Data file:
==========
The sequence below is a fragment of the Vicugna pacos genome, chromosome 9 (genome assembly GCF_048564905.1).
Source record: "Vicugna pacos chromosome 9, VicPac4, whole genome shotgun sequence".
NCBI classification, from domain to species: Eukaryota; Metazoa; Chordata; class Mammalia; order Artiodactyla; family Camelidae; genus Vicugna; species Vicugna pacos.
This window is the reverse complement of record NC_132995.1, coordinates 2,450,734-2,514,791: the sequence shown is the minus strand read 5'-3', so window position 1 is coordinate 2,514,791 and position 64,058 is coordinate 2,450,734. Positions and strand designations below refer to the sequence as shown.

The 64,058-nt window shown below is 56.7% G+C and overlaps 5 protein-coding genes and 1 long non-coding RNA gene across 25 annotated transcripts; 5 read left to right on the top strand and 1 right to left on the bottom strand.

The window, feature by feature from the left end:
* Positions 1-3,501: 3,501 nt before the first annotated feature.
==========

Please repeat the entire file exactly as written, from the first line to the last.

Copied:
The sequence below is a fragment of the Vicugna pacos genome, chromosome 9 (genome assembly GCF_048564905.1).
Source record: "Vicugna pacos chromosome 9, VicPac4, whole genome shotgun sequence".
NCBI classification, from domain to species: Eukaryota; Metazoa; Chordata; class Mammalia; order Artiodactyla; family Camelidae; genus Vicugna; species Vicugna pacos.
This window is the reverse complement of record NC_132995.1, coordinates 2,450,734-2,514,791: the sequence shown is the minus strand read 5'-3', so window position 1 is coordinate 2,514,791 and position 64,058 is coordinate 2,450,734. Positions and strand designations below refer to the sequence as shown.

The 64,058-nt window shown below is 56.7% G+C and overlaps 5 protein-coding genes and 1 long non-coding RNA gene across 25 annotated transcripts; 5 read left to right on the top strand and 1 right to left on the bottom strand.

The window, feature by feature from the left end:
* Positions 1-3,501: 3,501 nt before the first annotated feature.